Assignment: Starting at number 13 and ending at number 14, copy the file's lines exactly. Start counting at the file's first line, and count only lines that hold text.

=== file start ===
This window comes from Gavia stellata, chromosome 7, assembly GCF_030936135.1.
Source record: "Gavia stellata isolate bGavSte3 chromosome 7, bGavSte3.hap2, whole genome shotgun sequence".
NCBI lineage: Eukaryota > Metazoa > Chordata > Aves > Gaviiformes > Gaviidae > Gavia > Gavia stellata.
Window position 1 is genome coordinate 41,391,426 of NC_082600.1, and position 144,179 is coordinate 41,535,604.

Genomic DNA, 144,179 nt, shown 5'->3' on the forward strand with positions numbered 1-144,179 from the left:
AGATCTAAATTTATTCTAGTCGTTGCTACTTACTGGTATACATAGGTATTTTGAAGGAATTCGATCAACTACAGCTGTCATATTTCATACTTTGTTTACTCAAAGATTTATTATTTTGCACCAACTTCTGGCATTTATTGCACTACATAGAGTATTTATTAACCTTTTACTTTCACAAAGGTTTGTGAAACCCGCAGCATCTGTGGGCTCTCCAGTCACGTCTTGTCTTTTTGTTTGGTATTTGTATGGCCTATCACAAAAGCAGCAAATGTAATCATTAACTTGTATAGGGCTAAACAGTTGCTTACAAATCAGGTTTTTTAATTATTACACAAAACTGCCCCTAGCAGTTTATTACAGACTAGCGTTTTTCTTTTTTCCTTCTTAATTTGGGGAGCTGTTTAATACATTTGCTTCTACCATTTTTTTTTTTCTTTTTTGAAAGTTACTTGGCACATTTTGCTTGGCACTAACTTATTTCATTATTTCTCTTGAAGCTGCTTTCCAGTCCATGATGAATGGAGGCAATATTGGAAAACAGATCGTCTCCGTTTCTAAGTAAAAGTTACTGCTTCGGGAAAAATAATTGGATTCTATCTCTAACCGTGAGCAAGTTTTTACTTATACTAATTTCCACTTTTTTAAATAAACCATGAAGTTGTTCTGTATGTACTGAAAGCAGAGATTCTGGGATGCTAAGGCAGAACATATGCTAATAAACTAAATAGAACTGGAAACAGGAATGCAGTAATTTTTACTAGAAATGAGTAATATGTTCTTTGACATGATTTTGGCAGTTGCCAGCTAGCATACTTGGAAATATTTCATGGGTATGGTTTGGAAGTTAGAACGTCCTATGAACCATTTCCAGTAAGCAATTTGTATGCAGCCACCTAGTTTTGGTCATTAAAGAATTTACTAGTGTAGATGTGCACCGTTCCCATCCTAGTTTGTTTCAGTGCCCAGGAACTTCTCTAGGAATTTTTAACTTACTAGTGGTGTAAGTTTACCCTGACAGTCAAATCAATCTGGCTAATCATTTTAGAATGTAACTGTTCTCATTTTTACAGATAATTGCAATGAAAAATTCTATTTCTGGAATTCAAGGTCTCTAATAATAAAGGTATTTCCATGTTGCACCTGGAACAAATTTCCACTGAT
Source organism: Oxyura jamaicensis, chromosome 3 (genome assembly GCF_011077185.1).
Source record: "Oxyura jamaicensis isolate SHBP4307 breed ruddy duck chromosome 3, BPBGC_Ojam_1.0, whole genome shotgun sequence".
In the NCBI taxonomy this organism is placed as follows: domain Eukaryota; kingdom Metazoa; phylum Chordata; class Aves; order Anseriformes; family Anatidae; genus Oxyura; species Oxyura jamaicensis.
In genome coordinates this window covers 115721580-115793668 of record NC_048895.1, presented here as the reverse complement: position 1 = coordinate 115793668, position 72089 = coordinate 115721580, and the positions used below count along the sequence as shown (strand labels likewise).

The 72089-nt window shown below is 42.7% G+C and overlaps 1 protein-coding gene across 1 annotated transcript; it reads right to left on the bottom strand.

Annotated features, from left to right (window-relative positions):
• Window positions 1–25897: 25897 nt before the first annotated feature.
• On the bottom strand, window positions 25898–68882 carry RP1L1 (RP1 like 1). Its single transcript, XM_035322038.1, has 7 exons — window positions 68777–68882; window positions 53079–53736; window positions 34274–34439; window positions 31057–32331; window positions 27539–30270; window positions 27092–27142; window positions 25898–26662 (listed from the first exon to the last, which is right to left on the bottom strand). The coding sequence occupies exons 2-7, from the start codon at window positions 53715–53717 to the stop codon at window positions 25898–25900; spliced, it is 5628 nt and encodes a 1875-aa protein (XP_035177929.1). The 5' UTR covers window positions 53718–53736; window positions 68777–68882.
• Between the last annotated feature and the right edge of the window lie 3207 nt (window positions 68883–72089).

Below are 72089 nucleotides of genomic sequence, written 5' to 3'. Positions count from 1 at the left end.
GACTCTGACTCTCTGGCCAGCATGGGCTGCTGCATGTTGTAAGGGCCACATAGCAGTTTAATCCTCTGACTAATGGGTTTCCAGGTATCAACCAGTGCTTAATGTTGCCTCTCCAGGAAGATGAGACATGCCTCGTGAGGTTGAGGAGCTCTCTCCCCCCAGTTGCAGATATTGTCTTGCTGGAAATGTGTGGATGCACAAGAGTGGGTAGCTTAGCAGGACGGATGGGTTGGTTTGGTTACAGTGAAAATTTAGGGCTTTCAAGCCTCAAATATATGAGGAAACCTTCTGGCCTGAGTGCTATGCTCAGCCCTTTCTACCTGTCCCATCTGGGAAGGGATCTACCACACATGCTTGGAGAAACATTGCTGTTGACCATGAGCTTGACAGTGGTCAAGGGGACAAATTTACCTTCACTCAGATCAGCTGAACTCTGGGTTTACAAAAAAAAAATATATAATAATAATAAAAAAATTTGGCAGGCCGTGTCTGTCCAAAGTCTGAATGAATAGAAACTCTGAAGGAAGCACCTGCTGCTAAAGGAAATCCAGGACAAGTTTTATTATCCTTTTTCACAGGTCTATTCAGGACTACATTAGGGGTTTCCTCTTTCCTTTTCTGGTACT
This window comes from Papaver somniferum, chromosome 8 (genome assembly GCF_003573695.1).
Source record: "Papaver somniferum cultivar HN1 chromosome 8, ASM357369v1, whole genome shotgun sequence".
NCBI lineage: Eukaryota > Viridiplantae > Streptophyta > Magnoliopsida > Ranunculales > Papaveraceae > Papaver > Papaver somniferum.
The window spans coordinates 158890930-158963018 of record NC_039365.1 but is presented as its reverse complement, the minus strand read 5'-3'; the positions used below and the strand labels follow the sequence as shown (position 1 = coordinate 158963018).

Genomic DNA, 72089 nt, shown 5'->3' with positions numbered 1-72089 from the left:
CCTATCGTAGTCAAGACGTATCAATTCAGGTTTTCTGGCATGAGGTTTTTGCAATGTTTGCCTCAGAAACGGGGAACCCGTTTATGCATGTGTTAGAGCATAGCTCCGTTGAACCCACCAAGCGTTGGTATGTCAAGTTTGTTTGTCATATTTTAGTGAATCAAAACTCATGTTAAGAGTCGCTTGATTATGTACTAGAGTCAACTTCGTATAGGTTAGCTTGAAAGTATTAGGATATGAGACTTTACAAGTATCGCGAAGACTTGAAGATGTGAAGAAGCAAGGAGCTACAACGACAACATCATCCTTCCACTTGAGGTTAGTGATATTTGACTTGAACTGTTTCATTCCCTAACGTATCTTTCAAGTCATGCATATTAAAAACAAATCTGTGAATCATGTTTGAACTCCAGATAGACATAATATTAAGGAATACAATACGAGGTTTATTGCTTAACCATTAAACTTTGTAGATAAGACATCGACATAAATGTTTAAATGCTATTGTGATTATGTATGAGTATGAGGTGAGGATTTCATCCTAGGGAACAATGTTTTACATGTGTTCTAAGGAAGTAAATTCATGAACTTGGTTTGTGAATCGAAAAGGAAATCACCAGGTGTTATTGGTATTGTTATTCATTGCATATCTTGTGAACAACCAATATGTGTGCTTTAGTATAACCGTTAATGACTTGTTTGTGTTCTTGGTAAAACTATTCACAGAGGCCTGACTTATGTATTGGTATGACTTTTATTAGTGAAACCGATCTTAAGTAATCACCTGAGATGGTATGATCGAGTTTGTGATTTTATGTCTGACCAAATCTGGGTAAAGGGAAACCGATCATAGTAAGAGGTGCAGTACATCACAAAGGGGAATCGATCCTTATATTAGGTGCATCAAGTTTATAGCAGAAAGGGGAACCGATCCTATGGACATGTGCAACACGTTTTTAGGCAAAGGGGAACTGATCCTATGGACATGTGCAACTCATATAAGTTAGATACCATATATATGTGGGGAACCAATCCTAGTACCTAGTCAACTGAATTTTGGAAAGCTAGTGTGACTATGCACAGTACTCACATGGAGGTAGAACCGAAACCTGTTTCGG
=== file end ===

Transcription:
• Window positions 1–25897: 25897 nt before the first annotated feature.
• On the bottom strand, window positions 25898–68882 carry RP1L1 (RP1 like 1). Its single transcript, XM_035322038.1, has 7 exons — window positions 68777–68882; window positions 53079–53736; window positions 34274–34439; window positions 31057–32331; window positions 27539–30270; window positions 27092–27142; window positions 25898–26662 (listed from the first exon to the last, which is right to left on the bottom strand). The coding sequence occupies exons 2-7, from the start codon at window positions 53715–53717 to the stop codon at window positions 25898–25900; spliced, it is 5628 nt and encodes a 1875-aa protein (XP_035177929.1). The 5' UTR covers window positions 53718–53736; window positions 68777–68882.